As one week of not training gave way into another week of not training and so on until I was looking at almost four weeks without any solid training. I began to feel depressed about losing all the off-season ground work I had carefully laid down in preparation for my winter training. The seeds of doubt were germinating and taking over, dark storm clouds were closing in on my training horizon. Yes, after completing fifteen half marathons and one marathon over the last eleven plus years, I was doubting myself. I toyed with the idea of bailing on the race, even checked out the deferral policy.
Somewhere from deep down within me a voice said “oh not so fast kiddo! You are not bailing on this one! Get your butt back on the training program and make these six weeks count.” So Sunday afternoon I found myself pulling into the gym parking lot and stepping back on the treadmill. The first mile was tough, my legs protesting by triggering aches and pains from nonuse to throw me off. Eventually muscle memory took over and the next three miles became smoother, not easy but smoother. I still run up against a wall at about the four mile mark on the treadmill, but I will take it. Monday’s workout went even better. I guess by acknowledging the fact that I got off course was enough to get me out of the quitting funk.
I posted on Facebook that I was feeling determined, with the status of “It is buckle down time... 6 weeks out until the half marathon... And I am behind in my training. Love Run I will be ready!!!! The encouragement I got from several sources was just enough wind to fill my sails. My cousin, who is a seasoned marathoner, provided encouragement and the verbal smack I needed to eliminate those seeds of doubt, “You have so much experience that you'll ramp to where you need to be very quickly.” and “You just get back to routine and you'll start feeling better quickly. Good luck. I'll be cheering you on.” I like to think that I am a pretty good lone warrior, but I am slowly realizing that yes, even I, sometimes need a village to remind me that all is not lost and if I lighten up a bit, the goal may just come back into to focus.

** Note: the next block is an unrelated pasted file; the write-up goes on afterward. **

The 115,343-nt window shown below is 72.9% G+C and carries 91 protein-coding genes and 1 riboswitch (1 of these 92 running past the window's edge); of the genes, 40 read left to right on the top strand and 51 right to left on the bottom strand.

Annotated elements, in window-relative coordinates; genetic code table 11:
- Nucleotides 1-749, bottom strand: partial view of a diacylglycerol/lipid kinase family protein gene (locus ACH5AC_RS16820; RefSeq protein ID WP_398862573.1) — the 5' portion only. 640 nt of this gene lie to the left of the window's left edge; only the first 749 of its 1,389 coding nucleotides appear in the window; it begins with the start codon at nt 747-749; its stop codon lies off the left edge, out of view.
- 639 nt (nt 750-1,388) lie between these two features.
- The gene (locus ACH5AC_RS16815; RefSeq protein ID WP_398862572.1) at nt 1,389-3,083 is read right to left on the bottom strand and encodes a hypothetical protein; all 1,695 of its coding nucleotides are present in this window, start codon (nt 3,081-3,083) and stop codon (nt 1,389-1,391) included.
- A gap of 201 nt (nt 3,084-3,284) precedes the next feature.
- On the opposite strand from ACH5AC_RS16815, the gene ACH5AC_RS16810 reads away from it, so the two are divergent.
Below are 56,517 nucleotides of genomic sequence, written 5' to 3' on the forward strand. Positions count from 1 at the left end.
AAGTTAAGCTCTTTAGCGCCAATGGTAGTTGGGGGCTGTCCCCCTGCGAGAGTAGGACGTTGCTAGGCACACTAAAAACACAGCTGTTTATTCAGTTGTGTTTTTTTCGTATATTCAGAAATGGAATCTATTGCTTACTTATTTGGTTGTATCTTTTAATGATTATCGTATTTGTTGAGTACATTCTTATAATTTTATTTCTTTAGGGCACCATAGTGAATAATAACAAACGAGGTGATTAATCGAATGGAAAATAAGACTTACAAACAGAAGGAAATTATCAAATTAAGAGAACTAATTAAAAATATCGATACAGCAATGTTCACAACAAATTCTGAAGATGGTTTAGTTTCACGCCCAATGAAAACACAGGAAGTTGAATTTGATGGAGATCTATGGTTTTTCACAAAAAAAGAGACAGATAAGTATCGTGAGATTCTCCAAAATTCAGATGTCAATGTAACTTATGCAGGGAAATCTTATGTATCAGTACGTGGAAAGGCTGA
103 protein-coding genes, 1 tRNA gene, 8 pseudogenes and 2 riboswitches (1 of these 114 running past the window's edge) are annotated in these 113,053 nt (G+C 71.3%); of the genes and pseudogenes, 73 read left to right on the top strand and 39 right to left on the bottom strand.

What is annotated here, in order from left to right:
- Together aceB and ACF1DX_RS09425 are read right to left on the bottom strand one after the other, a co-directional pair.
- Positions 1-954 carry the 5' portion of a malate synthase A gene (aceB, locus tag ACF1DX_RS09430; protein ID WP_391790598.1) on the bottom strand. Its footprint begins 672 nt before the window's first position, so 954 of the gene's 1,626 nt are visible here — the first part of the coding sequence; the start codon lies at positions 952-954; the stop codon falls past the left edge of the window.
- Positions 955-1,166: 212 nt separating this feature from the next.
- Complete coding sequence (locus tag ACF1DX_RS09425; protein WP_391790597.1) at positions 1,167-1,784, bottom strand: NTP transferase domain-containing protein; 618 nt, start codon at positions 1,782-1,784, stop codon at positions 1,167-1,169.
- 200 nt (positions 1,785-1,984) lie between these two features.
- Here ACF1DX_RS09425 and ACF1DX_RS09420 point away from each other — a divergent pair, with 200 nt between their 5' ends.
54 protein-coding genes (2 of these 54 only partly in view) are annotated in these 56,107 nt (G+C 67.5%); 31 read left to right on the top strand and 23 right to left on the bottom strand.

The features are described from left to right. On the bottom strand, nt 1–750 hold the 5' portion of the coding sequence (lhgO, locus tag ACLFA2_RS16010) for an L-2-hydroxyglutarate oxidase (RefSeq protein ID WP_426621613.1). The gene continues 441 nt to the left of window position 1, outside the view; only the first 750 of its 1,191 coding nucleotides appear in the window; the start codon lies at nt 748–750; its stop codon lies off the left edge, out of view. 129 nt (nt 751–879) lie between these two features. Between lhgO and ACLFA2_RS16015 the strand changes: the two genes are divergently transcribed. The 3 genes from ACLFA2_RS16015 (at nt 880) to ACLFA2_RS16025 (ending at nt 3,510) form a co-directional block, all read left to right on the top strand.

My goal you may ask? Originally it was to break the sub three hour finish mark (I generally power walk the half marathons). I have been inching closer and closer to doing that with each half marathon I complete. In order to bust through the 3 hour finish mark, it means adding running into the mix. The transition from power walking to running is not as easy as one may suspect. Now that I am making my way back on track and feeling happier, I have lightened up my goal. My goal now is to complete the half, have fun (not injure myself) and set a personal best, even if it means that my first sub 3 hour finish must wait for the next half marathon on my schedule.